Lines such as “I just wish I’d never been born”, howled over sudden flares of distortion in an otherwise laid-back instrumental don’t just bring tears to the eye, they positively drag them.
But perhaps the truly tragic thing about this song was its timeliness. A year after its release, Green endured a horrendous acid trip from which he never really returned.
In hindsight, this song could be viewed as a fragment of the collective comedown after the drug-fueled communalism of the 60s, a sign that a generation was sobering up and realizing the world wasn’t as peachy as they once believed.
6. “Go Your Own Way” (Rumours, 1977)
The lyrics of “Go Your Own Way” tell the story of a relationship teetering on the edge of oblivion.
Although the instrumental never delves into the overtly sad or angry, the vocal delivery adds an intensity to the song that separates it from the earlier transitional work of the band.
5. “Oh Well” (Single A-Side, 1969)
One of the most iconic blues tracks of all time, “Oh Well” positioned Peter Green as a formidable and inventive guitarist with a distinct musical voice.
Featuring rolling blues riffs and stylishly delivered tongue-in-cheek lyrics, it’s really no surprise that this song reached the number 2 spot on the UK singles chart.
4. “Landslide” (Fleetwood Mac, 1975)
This folksy ballad is a sonic manifestation of uncertainty and disappointment. It references a time in Stevie Nicks’ life just one year prior, before she and Buckingham joined Fleetwood Mac.
The album the pair released together had failed to gain any traction, she was trying to make ends meet by waitressing, and she was concerned that putting so much stock in her relationship with Buckingham would wind up a mistake.
3. “Rhiannon” (Fleetwood Mac,1975)
“Rhiannon” is a gorgeous song that takes inspiration from Mary Leader’s novel, Triad, a story about the possession of a woman by the beautiful princess of Welsh folklore named, you’ve guessed it… Rhiannon.
So profound was the cultural impact of this song that it actually caused a spike in the popularity of the name.
2. “The Chain” (Rumours, 1977)
“The Chain” has no right being as immaculately good as it is considering it was cobbled together with disparate fragments of separate sonic projects by Lindsay Buckingham, an endeavor that reflects the dynamic DNA of the band itself and the tensions within.
Despite Lindsay taking the initiative here, “The Chain” is the only song on Rumours accredited to every single member of the band.
Which is fitting, seeing as “the chain” referenced in the song is widely considered to be a metaphor for the music that held a group of clashing personalities together.
The blues guitar intro rolls into your ear like a dusty old tumbleweed from a desolate landscape, followed by soaring vocal harmonies that hold your attention until the storm cloud of a chorus blooms overhead and cuts to the quick with thunderclap lyrics — “And if you don’t love me now, you will never love me again”.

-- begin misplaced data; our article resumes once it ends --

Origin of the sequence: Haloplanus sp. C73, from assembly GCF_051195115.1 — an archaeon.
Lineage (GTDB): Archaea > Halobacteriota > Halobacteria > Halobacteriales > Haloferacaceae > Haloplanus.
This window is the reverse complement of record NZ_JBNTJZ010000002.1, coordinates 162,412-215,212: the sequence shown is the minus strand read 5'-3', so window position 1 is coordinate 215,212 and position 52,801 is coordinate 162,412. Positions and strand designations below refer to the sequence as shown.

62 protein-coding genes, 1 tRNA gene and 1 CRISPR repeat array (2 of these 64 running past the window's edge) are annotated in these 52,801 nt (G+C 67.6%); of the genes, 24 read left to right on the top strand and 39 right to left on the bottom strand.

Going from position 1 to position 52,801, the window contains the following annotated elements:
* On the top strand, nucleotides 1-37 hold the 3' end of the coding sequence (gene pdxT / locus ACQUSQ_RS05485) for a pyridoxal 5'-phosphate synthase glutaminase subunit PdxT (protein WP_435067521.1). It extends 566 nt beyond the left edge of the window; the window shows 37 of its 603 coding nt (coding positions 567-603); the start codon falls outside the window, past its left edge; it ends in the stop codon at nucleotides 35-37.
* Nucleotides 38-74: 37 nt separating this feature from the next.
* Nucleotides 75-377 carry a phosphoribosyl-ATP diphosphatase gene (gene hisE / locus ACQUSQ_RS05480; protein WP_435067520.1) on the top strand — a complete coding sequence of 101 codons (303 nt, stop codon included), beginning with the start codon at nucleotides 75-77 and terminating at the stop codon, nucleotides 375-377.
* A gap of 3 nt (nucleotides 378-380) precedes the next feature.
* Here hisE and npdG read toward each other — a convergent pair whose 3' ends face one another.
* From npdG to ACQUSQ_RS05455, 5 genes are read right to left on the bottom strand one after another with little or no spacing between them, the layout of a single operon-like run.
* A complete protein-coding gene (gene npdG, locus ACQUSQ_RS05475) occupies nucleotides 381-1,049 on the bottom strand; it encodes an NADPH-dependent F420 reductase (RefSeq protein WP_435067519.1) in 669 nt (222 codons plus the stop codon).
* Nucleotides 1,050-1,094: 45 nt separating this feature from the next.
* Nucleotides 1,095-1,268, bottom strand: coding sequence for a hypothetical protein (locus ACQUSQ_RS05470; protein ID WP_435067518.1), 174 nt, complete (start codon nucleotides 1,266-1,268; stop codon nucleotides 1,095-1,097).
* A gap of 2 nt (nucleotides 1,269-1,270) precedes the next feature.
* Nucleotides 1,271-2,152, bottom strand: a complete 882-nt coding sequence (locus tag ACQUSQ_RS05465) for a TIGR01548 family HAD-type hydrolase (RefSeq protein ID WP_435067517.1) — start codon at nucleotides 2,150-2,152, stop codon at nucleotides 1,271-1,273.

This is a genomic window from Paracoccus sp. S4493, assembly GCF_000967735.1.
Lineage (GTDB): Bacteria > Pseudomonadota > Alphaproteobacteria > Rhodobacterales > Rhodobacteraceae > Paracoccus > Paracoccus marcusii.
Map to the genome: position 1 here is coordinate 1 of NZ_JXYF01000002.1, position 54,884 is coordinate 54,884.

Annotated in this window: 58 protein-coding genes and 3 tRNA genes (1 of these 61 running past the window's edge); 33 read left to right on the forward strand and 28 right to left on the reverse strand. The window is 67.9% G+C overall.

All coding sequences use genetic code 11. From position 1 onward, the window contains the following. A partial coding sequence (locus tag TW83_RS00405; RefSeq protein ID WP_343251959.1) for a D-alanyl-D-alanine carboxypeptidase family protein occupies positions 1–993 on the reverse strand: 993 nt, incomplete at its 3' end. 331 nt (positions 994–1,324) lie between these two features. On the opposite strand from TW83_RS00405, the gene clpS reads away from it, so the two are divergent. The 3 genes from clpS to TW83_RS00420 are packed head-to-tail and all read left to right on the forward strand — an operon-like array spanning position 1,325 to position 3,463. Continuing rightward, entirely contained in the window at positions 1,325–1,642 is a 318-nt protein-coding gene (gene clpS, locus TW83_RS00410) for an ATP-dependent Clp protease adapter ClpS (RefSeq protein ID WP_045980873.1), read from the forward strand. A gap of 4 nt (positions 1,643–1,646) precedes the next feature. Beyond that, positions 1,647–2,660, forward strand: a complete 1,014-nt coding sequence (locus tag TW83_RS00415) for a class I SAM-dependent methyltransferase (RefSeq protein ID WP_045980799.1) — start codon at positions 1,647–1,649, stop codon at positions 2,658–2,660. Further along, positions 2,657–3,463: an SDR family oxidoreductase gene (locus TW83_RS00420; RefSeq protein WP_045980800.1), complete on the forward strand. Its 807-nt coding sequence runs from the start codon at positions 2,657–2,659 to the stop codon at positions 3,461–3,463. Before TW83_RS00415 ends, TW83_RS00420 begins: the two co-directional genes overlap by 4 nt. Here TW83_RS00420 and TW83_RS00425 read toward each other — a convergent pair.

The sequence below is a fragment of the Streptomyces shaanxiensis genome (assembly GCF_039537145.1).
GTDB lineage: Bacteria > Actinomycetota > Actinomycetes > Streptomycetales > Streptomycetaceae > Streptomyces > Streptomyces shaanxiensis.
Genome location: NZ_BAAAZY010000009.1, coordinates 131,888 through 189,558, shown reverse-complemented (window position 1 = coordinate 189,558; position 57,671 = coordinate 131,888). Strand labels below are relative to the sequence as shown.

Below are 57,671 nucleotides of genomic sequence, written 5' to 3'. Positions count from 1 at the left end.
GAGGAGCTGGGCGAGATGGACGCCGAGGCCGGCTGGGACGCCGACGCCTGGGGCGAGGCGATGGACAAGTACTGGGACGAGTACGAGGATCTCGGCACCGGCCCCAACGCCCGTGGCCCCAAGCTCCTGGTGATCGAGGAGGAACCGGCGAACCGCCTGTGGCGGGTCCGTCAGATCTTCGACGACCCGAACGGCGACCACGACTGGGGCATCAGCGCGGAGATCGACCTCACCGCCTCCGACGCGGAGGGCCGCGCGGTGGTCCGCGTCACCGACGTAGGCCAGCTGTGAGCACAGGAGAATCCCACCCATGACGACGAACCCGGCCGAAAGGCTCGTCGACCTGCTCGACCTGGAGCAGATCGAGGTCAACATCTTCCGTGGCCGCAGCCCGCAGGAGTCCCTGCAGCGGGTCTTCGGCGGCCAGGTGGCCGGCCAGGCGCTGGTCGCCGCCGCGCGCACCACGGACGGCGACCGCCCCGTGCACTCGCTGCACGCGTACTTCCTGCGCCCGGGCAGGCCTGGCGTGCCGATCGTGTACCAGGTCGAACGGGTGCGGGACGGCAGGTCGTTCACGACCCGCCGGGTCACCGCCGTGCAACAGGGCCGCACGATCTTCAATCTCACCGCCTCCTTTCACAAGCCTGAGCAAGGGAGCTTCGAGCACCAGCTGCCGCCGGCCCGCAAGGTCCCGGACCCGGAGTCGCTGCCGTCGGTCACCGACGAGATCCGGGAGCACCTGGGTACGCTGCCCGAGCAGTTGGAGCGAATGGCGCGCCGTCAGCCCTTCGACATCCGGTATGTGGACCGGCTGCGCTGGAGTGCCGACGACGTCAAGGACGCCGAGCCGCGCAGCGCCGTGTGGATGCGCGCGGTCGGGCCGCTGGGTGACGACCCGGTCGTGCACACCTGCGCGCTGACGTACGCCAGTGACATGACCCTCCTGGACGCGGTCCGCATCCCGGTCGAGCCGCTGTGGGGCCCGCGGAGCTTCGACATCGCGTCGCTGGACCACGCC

The sorrowful minor drone of McVie’s keyboard saturates Nicks’ high-drama, heart-splitting refrain, and even though the lyrics detail the death of love.
You feel an immense and profound sense of relief, like feeling rainfall for the first time after a lengthy drought.
1. “Dreams” (Rumours,1977)
Fleetwood Mac have a shed-load of hits, but “Dreams” is by far their most timeless.
Though a spare composition, the richness of Nicks’ vocal melody, the tenderness of her voice, the fullness of the bass, and the shimmering cymbal work give it a smooth, decadent feel.
By all accounts, “Dreams” is Stevie’s cool, measured response to Buckingham’s embittered “You Can Go Your Own Way”, in which he is essentially lyrically discarding her.
By contrast, in “Dreams”, Nicks is acknowledging the end of their relationship by her wanting to be washed clean of the past.
A silken specimen of soft radio-kind rock, “Dreams” is utterly deathless, transcending generations, a rare piece of polished musical magic that simply refuses to dull with time!
Perhaps one of the reasons Fleetwood Mac have such generation-defining songs is that the band itself was a microcosm containing all the beauty and chaos of life.
A high-art soap opera teased out into musical episodes that speak to the timeless, universal humanism in us all.
The love and fury that toiled in the crucible of this band is, in a sense, the essence of creativity, an infinitesimal fragment of the entropy at play in the creation of stars, of worlds.
Thus, their songs were fated to remap the cultural landscape, carving out new paths for generation after generation to go their own way.
If you are a fan of Fleetwood Mac’s Belladonna of a lead singer, make sure you check out our list of the best Stevie Nicks songs. Featuring tracks from before, during, and after her time with Fleetwood Mac.